Due to my Granny's worsening Alzheimer's and dementia, it was decided that it wasn't safe for her to live alone in the mountains of North Carolina anymore. So my family moved her (against her will) to a retirement home in the triangle. This resulted in her being very upset with the family, especially my mom. They hired a nurse to talk to her about how she was feeling, thinking that she would open up more to the nurse; so the nurse was basically a spy for them (I'm not endorsing the ethics of this, for the record). This is a note from the nurse. One side-note: be sure to take care of your hearing as you age and get a hearing aid early, do not resist it if your significant other/family suggests you might need one. It appears as though the brain works under the following principle: if you don't use it, you lose it. One's risk for these cognitive deficiencies go up enormously (I'm talking like 5x, it's absurd) with untreated hearing loss, because your brain just isn't really being utilized.

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Hi All,

I visited your Mom this afternoon at Preston Pointe. She was just returning from a trip to Trader Joes. She had 15 bags of groceries. I helped her bring them up to her apartment. She greeted me coolly and asked me how I found out that she was there. I told her that Toni had called me to tell me that she moved and asked me to come over and see how she was doing.

She didn't say a word until we got into the apartment and then she told me how very upset she was and how she was "dumped" on Sunday. She said she didn't have any food and she hadn't eaten since yesterday. Plus she was very tired because the street noise had kept her awake during the night.

We put away the groceries and she picked up Sophie, who was staying with someone while she went out. We then sat down and talked. She started out being very angry and feeling betrayed, then she let her true feelings come out and she said she was heartbroken and ashamed. She cried and said how good she had been to all of her children and that this was the thanks she got. She went into the litany of how she took care of her mother and her mother in law and then this is how her family takes care of her. She said that she was no trouble when she was with Beth. She did their laundry and stayed in her room. I told her that now she could have her own space and she could be free to read and watch TV on her own terms. She could not accept anything I said, but I needed to say it so that it can help her think differently over time.

Her memory is very selective about how things happened. It is not possible for her to string together a logical narrative. She had the same reaction when we visited Atria. The same litany of stories and how no one included her in the decision, no one told her about this, when if fact she had been told. The memory deficit gets in the way of having a logical discussion, plan and conclusion. So, getting through the anger and the storm will take time and patience.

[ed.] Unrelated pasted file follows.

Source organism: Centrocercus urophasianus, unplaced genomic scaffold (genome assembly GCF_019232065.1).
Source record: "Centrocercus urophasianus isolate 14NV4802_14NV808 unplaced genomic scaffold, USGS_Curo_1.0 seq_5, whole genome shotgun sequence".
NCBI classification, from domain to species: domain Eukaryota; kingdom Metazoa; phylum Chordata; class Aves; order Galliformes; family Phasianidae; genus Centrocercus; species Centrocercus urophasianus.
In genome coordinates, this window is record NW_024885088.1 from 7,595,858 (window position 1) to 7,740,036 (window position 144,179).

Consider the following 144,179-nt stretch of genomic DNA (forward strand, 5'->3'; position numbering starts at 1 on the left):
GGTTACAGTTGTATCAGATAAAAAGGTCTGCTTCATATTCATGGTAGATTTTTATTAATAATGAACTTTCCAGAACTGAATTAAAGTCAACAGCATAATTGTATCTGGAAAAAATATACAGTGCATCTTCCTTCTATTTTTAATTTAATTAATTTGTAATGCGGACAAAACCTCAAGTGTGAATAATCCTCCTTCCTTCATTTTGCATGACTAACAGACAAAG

She said she wished she hadn't married Al and never moved from Florida. I said that we all could say that about anything, but what was in the past is done. We have to focus on the future. I said that she had to focus on her grandchildren. They still need her and still want her in their lives. They can not be included in this anger. I think she heard me. Later in my visit, she showed me a photo taken of her with her grandchildren. She softened a bit and said how much she loved them.

After a while she asked me why I hadn't come to see her after she got back from Hawaii. She said "I thought I had said something that upset you." I told her I had been busy and hadn't been able to come back until now. I think this was the reason for the cool reception at the beginning.

I told your Mom that Toni was coming to see her on Thursday and she said that I should let her know that she should not come. That she would not see her. I said that most likely she had bought her ticket and your Mom said that she could visit her sisters, but not to come and see her.

This is going to take some time to resolve, but it is a very common reaction, especially for people with memory loss. They are holding on to what they have and any disruption is not going to go down easily. I recommend patience. I would not go to see her for the next 2-3 weeks. Let her get her bearings and a routine established in the community. I saw her interact with others when she got off the bus and she was lovely. I also thought there was a liaison type person who came by and invited her to dinner and things. I hope this is in place.

My plan is to call her when I get back from Seattle next Friday, the 25th. I put her cell phone number in my phone and I gave her my card with a note on the back that says that I will call her. I told her she can call me as well. I will go visit her at the beginning of the following week. Your Mom is going to need support during this transition and this is the reason I have built a relationship of trust that is outside of the family dynamic.

I will be interested to hear what happened from your perspective. She will never be able to understand what and why this happened, but over time, she will adapt. Until then, I would say to let her be and not force a visit.

Warm Regards,

Diane Halloran, RN, MPH
Founder & CEO
Everybody Needs A Nurse